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Political rivals in Indonesia’s Papua to face charges of inciting violence

Two candidates for local political posts in Puncak Papua in Indonesia’s Papua region have been named by police as suspects for allegedly inciting a political feud that has killed at least 30 people.

Supporters of Elvis Tabuni, the speaker of the Puncak Papua legislative council, and Simon Alom, who led the transitional administration when the district was established, have engaged in clashes since July over an election dispute.

13 people were killed in the first clash, while the others died in the sporadic outbreaks of violence that have followed.

The Papua police deputy chief, Brigadier General Paulus Waterpauw, says these two political figures are behind the brawls and will be charged for inciting criminal acts.

Meanwhile police report four people were killed and almost 100 injured when e supporters of rival candidates for the Tolikara regency election clashed last week.

The violence ensued after one candidate’s campaign post was set on fire by rival supporters.

Brigadier General Paulus Waterpauw says that fire resulted in 35 buildings being destroyed.

Source: Radio New Zealand International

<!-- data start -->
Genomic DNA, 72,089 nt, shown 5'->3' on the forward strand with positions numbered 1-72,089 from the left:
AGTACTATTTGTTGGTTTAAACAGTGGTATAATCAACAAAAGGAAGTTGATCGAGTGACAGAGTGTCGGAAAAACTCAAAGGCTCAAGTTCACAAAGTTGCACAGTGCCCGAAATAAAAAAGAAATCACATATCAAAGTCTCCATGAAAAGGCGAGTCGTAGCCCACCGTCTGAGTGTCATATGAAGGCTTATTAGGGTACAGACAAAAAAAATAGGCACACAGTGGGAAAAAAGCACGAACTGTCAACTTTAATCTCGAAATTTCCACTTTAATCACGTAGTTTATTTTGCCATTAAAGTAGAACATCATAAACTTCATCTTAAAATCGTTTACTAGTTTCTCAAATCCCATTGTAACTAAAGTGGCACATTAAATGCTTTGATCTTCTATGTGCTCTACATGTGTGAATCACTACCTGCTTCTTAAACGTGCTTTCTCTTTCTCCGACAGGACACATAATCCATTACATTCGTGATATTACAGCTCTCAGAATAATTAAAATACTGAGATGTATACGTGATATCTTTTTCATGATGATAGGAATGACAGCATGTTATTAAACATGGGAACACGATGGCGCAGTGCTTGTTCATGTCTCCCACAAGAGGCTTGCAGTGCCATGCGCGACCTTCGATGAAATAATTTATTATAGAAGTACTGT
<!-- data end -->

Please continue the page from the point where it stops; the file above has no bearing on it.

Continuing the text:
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“Flying Health Care” for Indonesia’s Papuans

Health Minister Endang Rahayu Sedyaningsih has announced the creation of the “Flying Health Care” program to improve access to health care services for the population in the Indonesia easternmost province of Papua.

“The improvement of access to health services through the Flying Health Care program is part of the Health Ministry’s 2012-2014 Plan of Action,” said Endang said Tuesday (21/02).

She pointed out that within the program’s Plan of Action was the implementation of the Health-care Guarantee and Improvement of Access to Health Services through Flying Health Care for Papuans, which begins in 2012.

The minister noted that the extensive land mass of Papua, with its population scattered throughout valleys and mountainous areas, made the Flying Health Care program necessary for delivering health care to the population.

“Geographic conditions makes it difficult for Papua province, with a population of only 2.8 million, to have adequate health services at clinics and hospitals, and therefore the Flying Health Care program is necessary for the people in the province,” Endang said.